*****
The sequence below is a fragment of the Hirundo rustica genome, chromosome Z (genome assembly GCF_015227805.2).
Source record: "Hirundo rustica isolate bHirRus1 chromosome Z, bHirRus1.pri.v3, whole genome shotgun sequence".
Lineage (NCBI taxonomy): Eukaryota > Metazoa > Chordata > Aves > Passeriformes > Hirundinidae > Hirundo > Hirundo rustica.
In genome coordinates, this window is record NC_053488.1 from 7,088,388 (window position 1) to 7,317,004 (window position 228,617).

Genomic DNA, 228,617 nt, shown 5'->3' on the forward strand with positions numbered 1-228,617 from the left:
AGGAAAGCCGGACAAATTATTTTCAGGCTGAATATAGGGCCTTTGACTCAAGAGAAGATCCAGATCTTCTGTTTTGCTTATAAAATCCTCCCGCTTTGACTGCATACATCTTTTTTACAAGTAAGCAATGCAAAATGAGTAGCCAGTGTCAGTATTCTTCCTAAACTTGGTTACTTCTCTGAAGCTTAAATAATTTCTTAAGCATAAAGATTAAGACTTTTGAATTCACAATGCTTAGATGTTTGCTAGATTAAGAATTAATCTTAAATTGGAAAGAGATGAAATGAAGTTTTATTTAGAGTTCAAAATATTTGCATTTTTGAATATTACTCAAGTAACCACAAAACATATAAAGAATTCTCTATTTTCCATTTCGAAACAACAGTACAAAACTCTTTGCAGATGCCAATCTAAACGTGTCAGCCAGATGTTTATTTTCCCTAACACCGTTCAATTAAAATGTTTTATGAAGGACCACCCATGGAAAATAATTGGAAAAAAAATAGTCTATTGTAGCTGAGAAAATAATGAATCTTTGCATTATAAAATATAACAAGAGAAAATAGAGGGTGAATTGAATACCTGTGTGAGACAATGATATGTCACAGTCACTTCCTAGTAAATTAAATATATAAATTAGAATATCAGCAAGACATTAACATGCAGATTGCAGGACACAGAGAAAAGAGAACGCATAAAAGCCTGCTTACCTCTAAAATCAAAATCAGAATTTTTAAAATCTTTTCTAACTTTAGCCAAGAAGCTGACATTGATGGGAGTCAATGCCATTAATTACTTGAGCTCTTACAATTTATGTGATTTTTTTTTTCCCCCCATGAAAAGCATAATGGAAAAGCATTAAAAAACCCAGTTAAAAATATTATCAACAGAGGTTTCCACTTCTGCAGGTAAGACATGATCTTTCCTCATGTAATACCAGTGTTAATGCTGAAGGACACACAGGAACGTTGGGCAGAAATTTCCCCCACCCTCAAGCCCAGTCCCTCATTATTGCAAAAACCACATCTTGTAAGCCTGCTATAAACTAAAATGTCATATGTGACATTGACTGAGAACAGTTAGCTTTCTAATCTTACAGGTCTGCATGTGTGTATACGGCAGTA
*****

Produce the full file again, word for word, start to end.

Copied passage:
The sequence below is a fragment of the Hirundo rustica genome, chromosome Z (genome assembly GCF_015227805.2).
Source record: "Hirundo rustica isolate bHirRus1 chromosome Z, bHirRus1.pri.v3, whole genome shotgun sequence".
Lineage (NCBI taxonomy): Eukaryota > Metazoa > Chordata > Aves > Passeriformes > Hirundinidae > Hirundo > Hirundo rustica.
In genome coordinates, this window is record NC_053488.1 from 7,088,388 (window position 1) to 7,317,004 (window position 228,617).

Genomic DNA, 228,617 nt, shown 5'->3' on the forward strand with positions numbered 1-228,617 from the left:
AGGAAAGCCGGACAAATTATTTTCAGGCTGAATATAGGGCCTTTGACTCAAGAGAAGATCCAGATCTTCTGTTTTGCTTATAAAATCCTCCCGCTTTGACTGCATACATCTTTTTTACAAGTAAGCAATGCAAAATGAGTAGCCAGTGTCAGTATTCTTCCTAAACTTGGTTACTTCTCTGAAGCTTAAATAATTTCTTAAGCATAAAGATTAAGACTTTTGAATTCACAATGCTTAGATGTTTGCTAGATTAAGAATTAATCTTAAATTGGAAAGAGATGAAATGAAGTTTTATTTAGAGTTCAAAATATTTGCATTTTTGAATATTACTCAAGTAACCACAAAACATATAAAGAATTCTCTATTTTCCATTTCGAAACAACAGTACAAAACTCTTTGCAGATGCCAATCTAAACGTGTCAGCCAGATGTTTATTTTCCCTAACACCGTTCAATTAAAATGTTTTATGAAGGACCACCCATGGAAAATAATTGGAAAAAAAATAGTCTATTGTAGCTGAGAAAATAATGAATCTTTGCATTATAAAATATAACAAGAGAAAATAGAGGGTGAATTGAATACCTGTGTGAGACAATGATATGTCACAGTCACTTCCTAGTAAATTAAATATATAAATTAGAATATCAGCAAGACATTAACATGCAGATTGCAGGACACAGAGAAAAGAGAACGCATAAAAGCCTGCTTACCTCTAAAATCAAAATCAGAATTTTTAAAATCTTTTCTAACTTTAGCCAAGAAGCTGACATTGATGGGAGTCAATGCCATTAATTACTTGAGCTCTTACAATTTATGTGATTTTTTTTTTCCCCCCATGAAAAGCATAATGGAAAAGCATTAAAAAACCCAGTTAAAAATATTATCAACAGAGGTTTCCACTTCTGCAGGTAAGACATGATCTTTCCTCATGTAATACCAGTGTTAATGCTGAAGGACACACAGGAACGTTGGGCAGAAATTTCCCCCACCCTCAAGCCCAGTCCCTCATTATTGCAAAAACCACATCTTGTAAGCCTGCTATAAACTAAAATGTCATATGTGACATTGACTGAGAACAGTTAGCTTTCTAATCTTACAGGTCTGCATGTGTGTATACGGCAGTA